The future of the Bob Bondurant School of High Performance Driving is bright despite its ongoing Chapter 11 bankruptcy case, according to an official working to stabilize the facility’s financial problems.
“I think the future of the company is actually really pretty bright,” Timothy Shaffer, the school’s chief restructuring officer, said in an interview with the ClassicCars.com Journal. “We’re in the process of going through and getting some lending in place that’s going to preserve some of our capital and our liquidity, and I think the school is going to be just fine.”
Shaffer said he was retained by school owners Bob and Pat Bondurant one day after the facility filed for bankruptcy in early October. He compared his role to that of an emergency room doctor, in that he bandages the business before setting it back on its course.
In relative terms, the school doesn’t need that much work to be back on its feet, Shaffer said.
“There are a lot of great, great, great things about the Bondurant School,” he said. “There’s a lot of value. People in my industry, we think in terms of value. There’s a 50-year legacy. There’s still an affiliation with Bob Bondurant. There’s still a Bob Bondurant method of teaching and instruction that makes his school unique from other types of driving schools.
“There’s a facility — it’s a great facility. That particular track has some characteristics you just don’t find in other types of racing schools and other facilities.”
Shaffer said the key to retaining that value is letting people know the school is still open despite a brief closure caused by an employee walkout in November.
“We are open for business, we are conducting classes,” he said.
A majority of the school’s employees — including the Bondurants’ son, Jason, who was the facility’s vice president — walked out after they claimed they had experienced a hostile work environment and were worried they would not be getting paid for their work.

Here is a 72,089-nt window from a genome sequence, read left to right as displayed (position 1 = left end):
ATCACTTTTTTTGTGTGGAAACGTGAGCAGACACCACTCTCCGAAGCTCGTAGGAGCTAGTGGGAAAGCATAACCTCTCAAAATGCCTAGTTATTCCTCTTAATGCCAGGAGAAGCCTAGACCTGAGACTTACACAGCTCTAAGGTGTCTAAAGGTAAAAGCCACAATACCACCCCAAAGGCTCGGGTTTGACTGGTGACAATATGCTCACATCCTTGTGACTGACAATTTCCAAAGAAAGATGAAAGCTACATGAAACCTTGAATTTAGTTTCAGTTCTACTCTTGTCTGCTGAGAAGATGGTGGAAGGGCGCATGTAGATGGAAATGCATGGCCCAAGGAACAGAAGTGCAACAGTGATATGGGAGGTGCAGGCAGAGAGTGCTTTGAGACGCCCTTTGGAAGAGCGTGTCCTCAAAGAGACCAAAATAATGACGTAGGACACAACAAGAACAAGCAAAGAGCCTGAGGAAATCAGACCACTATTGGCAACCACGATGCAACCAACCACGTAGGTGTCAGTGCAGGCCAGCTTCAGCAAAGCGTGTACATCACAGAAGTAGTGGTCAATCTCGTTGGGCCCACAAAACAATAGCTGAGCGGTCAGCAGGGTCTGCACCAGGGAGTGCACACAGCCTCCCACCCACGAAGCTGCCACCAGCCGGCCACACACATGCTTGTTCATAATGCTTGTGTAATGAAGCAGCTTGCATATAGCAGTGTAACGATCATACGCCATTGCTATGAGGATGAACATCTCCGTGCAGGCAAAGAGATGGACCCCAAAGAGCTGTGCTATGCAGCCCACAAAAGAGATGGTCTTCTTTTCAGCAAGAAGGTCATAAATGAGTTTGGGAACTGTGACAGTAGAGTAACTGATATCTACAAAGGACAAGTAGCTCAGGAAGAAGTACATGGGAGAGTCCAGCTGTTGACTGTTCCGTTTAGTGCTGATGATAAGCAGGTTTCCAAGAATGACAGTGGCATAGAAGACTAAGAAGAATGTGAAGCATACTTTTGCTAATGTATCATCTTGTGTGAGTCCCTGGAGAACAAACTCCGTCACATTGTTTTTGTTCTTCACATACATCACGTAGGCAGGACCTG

Shaffer said he was unaware of what happened in the lead up to the walkout but that the spread of information could have been handled better. He also pointed out the school never missed a payroll.
“It’s just an unfortunate incident. I see a lot of rumor and conjecture that people took as gospel and things just kind of ramped up and spun out of control,” he said, adding that he met with employees after he was retained.
“I listened to their concerns,” he said. “I told them as candidly as I know how to speak that there was a lot of misinformation and a lot of the assumptions they based their actions on were not realistic assumptions and they chose to do what they wanted to do. There clearly are some issues there. It does not me any good, it does not do the company any good to look into the past. It’s about looking into the future.”
The Bondurants took on a consulting role after Shaffer was retained. He said he is overseeing the day-to-day operations of the school to prevent the Bondurants from getting overwhelmed, which can happen to business owners unfamiliar with the bankruptcy process.
“I consult with Pat and Bob on a daily basis,” he said. “I keep them informed. They have some valuable institutional knowledge that I would be just an absolute fool to ignore, but I’m essentially in there running the show, making the decisions and Pat is doing what Pat needs to do, which, essentially, is to take care of Bob.
“She now has a level of comfort that the school is going to be properly run and administrated and she’s got some competent people helping her with the Chapter 11 so she doesn’t have to become overwhelmed by any of this.”
Legendary racer Bob Bondurant, 85, founded the school in California 50 years ago. The current campus — the largest purpose-built driving school in the world — was opened in 1990. His wife started at the school in 2010, two months after the couple married.
Shaffer feels the bright future for the school will be arriving sooner rather than later; he hopes to have the Chapter 11 process wrapped up by midsummer.
“I don’t see any complications in this particular case that would make it last that long,” he said. “There aren’t that many problems that need to be resolved that would take that much time. If I’m not out of Chapter 11 by the end of June or the Fourth of July, I’m not doing a good job.”
In order to reach that goal, Shaffer will have to determine the best path for the school to take. He planned to have a framework submitted to the courts in January.
One of those paths could see an investor group brought in, something Shaffer said he has been contacted about.
“We have had a high level of interest of people wanting to get involved with the future of the school and they want to do that with some form of an investment,” he said. “We do have a lot of interest.”